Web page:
Date of this Version
Journal of Applied Ecology 2016, 53, pp. 625–635, doi: 10.1111/1365-2664.12634.
1. Anthropogenic stressors affect the ecosystems upon which humanity relies. In some cases when resilience is exceeded, relatively small linear changes in stressors can cause relatively abrupt and nonlinear changes in ecosystems.
2. Ecological regime shifts occur when resilience is exceeded and ecosystems enter a new local equilibrium that differs in its structure and function from the previous state. Ecological resilience, the amount of disturbance that a system can withstand before it shifts into an alternative stability domain, is an important framework for understanding and managing ecological systems subject to collapse and reorganization.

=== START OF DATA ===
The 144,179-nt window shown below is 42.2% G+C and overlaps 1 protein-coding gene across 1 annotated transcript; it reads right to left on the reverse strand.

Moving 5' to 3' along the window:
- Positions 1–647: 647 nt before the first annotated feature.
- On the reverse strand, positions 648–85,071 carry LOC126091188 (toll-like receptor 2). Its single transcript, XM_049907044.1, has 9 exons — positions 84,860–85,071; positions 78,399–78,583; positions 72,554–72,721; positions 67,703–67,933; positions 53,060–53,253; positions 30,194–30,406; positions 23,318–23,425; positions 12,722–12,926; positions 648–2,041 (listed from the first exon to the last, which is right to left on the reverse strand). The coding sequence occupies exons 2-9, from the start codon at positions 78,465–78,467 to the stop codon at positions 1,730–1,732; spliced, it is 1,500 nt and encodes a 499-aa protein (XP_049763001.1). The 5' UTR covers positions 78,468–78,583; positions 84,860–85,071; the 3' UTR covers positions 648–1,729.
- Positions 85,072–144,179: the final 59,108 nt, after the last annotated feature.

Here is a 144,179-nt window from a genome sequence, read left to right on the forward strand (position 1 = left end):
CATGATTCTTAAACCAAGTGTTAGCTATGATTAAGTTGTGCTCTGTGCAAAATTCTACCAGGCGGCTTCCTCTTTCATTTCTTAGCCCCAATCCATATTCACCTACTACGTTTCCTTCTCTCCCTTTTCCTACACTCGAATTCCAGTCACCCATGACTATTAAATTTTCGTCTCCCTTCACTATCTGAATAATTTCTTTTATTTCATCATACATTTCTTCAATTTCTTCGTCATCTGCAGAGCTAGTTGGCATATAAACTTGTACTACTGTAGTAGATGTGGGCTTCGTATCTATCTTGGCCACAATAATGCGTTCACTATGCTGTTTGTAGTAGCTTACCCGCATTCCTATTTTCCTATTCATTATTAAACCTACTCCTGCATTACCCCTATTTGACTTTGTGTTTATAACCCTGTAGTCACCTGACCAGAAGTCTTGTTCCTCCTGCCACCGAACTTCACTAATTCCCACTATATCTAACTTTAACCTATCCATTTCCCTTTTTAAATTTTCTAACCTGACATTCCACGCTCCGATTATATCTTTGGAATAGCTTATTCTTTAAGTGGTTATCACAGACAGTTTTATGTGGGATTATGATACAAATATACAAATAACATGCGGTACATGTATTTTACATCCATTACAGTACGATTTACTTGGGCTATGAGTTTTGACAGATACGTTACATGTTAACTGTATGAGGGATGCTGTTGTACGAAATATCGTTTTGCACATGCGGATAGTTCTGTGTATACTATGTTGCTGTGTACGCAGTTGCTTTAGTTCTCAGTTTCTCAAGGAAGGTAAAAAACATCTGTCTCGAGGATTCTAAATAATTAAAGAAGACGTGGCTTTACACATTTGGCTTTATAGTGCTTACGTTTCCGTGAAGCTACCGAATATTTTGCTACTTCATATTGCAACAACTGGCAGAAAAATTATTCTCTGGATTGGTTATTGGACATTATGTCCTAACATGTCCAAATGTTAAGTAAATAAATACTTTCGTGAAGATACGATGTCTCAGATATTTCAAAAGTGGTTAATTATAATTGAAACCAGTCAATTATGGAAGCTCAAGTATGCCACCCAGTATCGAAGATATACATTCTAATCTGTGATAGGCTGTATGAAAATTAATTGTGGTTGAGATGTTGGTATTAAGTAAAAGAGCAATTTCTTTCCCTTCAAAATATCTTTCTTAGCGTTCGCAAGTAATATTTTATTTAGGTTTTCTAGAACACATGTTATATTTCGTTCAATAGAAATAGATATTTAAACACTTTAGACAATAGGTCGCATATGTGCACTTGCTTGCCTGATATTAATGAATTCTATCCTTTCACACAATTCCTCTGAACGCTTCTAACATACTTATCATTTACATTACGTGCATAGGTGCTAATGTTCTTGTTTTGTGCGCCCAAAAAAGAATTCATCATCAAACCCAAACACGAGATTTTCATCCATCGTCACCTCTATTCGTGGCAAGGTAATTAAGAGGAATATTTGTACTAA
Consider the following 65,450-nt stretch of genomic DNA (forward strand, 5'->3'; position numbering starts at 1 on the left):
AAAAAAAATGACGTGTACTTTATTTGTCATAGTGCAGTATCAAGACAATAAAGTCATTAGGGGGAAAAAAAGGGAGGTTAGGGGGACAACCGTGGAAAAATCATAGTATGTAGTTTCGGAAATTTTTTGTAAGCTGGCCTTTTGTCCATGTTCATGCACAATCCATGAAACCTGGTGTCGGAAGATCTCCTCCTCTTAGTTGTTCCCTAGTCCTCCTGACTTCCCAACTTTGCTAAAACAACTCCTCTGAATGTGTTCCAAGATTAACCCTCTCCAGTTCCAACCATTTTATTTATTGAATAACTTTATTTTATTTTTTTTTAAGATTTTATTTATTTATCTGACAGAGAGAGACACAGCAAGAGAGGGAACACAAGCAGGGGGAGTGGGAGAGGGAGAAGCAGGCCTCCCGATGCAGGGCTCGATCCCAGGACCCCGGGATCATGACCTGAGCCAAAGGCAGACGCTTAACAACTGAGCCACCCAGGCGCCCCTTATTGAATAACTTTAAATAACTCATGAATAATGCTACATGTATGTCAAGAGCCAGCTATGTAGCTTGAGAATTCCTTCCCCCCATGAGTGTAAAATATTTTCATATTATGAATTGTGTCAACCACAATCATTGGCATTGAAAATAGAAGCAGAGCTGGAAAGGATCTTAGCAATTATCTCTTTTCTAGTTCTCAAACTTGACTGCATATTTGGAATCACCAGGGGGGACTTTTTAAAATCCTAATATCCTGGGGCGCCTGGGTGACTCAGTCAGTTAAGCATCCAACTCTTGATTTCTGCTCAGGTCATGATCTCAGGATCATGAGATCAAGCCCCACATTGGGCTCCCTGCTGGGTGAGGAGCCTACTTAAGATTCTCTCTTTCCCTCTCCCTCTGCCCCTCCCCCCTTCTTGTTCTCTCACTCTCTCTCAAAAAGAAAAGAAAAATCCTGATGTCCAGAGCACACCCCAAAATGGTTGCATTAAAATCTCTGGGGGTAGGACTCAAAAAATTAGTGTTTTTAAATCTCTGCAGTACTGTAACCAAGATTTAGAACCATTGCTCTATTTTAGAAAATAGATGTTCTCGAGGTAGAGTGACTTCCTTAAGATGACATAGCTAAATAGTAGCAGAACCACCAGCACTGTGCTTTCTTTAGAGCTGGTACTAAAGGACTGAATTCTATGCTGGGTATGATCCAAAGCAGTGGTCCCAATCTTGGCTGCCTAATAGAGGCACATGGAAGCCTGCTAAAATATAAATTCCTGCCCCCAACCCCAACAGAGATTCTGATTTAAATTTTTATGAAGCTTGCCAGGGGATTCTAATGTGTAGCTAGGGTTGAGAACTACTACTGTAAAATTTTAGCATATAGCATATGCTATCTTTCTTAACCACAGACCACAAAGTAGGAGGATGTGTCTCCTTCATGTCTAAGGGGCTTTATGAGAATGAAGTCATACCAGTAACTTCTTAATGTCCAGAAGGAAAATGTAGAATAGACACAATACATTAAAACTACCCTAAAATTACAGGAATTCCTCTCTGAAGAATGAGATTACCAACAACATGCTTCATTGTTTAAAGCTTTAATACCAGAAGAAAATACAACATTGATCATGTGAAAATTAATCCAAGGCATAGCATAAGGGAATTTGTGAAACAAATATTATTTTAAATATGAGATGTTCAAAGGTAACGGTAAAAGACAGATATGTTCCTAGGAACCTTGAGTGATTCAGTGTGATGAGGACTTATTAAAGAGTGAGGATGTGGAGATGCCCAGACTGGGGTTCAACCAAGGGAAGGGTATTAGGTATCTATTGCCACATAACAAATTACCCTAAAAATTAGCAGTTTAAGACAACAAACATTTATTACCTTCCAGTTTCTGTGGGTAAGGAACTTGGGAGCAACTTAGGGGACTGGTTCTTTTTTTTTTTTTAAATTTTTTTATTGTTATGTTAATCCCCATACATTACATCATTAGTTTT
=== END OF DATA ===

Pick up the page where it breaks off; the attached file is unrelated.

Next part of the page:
3. Recently, interest in the influence of spatial characteristics of landscapes on resilience has increased. Understanding how spatial structure and variation in relevant variables in landscapes affects resilience to disturbance will assist with resilience quantification, and with local and regional management.
4. Synthesis and applications. We review the history and current status of spatial resilience in the research literature, expand upon existing literature to develop a more operational definition of spatial resilience, introduce additional elements of a spatial analytical approach to understanding resilience, present a framework for resilience operationalization and provide an overview of critical knowledge and technology gaps that should be addressed for the advancement of spatial resilience theory and its applications to management and conservation.
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